By Catarina Dutilh Novaes
I am currently supervising a MA thesis on interpersonal justification (by Sebastiano Lommi), and this is providing me with the opportunity to connect the dots between a number of topics and questions I’ve been interested in for years. In particular questions pertaining the epistemic value of deliberation, metaphors for argumentation, and the Enlightenment ideal of epistemic autonomy are all coming together. In this post I argue that the process whereby knowledge is shared through argumentation and exchange of reasons preserves the autonomy of the knowing subject to a greater extent than through testimony alone. Ultimately, the goal is to hit the sweet spot between preserving the autonomy of the knower while avoiding an overly individualistic picture of knowledge, i.e. one where the social dimension of knowledge is not sufficiently recognized.
The work of developmental psychologist Paul L. Harris (e.g. his book Trusting what you’re told) has been an important influence for my thinking on these matters. It is thanks to him that I got to see these issues through the lenses of Enlightenment ideals -- the exhortation to think for yourself -- which were a reaction to the then-prevailing model of (excessive) deference towards authority and testimony. Harris argues that the emphasis on the autonomy of the knowing subject thus conceived (as found in e.g. Kant, Rousseau, and centuries later in Piaget) swung the pendulum too far in the opposite direction, leading to a mistaken conception of knowledge and learning as essentially individual processes, disregarding how much we in fact learn from others.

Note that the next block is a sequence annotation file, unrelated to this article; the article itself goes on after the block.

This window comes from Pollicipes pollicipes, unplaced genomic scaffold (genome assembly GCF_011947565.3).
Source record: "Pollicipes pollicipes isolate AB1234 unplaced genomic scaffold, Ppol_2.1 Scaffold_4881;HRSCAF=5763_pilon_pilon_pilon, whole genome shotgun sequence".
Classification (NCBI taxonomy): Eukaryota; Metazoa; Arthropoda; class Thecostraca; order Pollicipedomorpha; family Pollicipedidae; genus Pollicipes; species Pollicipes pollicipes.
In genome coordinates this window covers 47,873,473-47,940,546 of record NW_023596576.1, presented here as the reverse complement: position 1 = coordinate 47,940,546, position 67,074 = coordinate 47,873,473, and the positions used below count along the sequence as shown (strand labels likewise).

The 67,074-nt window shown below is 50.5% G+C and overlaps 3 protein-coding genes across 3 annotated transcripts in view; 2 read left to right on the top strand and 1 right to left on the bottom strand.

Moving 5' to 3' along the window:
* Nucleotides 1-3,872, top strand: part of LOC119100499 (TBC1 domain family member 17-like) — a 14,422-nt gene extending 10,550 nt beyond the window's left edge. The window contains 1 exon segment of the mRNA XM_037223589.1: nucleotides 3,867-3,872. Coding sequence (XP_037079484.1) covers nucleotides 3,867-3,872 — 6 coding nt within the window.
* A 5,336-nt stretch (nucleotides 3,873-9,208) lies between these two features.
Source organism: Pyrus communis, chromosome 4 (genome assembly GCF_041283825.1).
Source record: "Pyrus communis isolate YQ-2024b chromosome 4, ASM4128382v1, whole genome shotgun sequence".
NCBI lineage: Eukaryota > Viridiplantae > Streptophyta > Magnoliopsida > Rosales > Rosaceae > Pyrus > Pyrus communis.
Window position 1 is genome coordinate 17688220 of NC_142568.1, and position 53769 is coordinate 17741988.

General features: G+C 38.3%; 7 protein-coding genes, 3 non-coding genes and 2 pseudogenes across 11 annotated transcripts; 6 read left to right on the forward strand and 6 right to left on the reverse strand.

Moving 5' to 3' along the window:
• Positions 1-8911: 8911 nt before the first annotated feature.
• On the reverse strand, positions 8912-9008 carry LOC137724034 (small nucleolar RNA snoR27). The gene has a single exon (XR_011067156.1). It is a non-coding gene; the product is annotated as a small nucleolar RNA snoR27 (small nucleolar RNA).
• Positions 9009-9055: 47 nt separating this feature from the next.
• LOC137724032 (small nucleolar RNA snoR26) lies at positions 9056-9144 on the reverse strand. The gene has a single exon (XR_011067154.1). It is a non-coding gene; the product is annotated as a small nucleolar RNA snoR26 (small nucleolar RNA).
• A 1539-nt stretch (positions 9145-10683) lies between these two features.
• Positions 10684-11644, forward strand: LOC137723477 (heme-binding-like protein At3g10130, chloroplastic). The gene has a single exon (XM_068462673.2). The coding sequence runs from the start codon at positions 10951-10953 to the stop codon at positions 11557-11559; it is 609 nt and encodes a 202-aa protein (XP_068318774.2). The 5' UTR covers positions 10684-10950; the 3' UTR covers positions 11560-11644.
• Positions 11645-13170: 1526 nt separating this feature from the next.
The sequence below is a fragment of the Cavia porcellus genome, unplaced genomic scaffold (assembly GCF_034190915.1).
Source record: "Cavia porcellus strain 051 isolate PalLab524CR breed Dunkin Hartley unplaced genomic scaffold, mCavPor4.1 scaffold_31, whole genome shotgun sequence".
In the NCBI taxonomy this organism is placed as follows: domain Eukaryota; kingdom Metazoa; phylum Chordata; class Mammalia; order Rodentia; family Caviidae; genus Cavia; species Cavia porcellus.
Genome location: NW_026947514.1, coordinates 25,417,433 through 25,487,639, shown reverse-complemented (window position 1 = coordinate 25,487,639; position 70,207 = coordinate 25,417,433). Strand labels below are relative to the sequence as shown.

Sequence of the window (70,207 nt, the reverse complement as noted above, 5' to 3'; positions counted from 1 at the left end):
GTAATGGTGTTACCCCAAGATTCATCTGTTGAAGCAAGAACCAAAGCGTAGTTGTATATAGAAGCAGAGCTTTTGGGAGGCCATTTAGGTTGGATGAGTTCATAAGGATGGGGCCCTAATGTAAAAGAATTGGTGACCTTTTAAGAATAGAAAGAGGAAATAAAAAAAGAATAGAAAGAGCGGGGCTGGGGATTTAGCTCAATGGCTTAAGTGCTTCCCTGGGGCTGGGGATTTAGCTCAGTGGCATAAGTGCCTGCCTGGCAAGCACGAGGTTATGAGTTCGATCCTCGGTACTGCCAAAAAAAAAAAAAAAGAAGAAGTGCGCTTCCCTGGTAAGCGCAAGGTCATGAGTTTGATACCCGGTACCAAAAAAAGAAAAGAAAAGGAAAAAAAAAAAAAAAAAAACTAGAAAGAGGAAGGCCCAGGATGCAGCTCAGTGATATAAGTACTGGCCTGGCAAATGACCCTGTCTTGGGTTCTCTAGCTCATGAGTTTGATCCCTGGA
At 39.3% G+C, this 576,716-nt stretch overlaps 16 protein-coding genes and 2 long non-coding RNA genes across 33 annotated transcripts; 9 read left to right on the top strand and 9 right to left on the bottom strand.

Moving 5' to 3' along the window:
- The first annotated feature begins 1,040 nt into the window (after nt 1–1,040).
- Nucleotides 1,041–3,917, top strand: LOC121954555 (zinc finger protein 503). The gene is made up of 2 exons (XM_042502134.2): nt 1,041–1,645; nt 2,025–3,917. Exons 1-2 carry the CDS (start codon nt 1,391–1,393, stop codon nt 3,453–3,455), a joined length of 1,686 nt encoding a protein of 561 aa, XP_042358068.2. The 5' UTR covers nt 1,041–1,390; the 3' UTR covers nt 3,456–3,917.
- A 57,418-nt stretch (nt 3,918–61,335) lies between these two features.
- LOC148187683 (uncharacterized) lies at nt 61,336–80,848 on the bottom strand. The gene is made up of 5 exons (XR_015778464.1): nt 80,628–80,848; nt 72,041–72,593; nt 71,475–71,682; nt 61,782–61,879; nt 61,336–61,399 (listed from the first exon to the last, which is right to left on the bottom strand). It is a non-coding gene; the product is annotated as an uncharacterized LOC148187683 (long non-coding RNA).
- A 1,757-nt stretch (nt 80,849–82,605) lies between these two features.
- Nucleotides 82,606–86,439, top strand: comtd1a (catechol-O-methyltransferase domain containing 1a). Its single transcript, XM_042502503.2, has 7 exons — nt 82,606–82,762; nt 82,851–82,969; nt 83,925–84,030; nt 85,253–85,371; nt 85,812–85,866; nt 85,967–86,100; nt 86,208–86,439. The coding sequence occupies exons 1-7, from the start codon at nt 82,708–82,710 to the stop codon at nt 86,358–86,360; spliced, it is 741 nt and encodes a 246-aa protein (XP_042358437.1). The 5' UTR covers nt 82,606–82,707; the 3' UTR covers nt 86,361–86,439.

In recent decades, the importance of taking into account the social aspects of knowledge became increasingly acknowledged in epistemology, leading to the emergence of the subfield of social epistemology. Arguably, the main focus of social epistemology until now has been on testimony, though there has also been some work on interpersonal justification, understood as "argument addressed to those who disagree with us, or to ourselves when we are of two minds" (Ralws) (see here for Goldman’s classic ‘Argumentation and interpersonal justification’, where he argues (mistakenly, in my opinion) that personal justification remains the primitive notion). While these may not be the two only processes whereby a person shares knowledge with others, for present purposes I take these to be paradigmatic cases.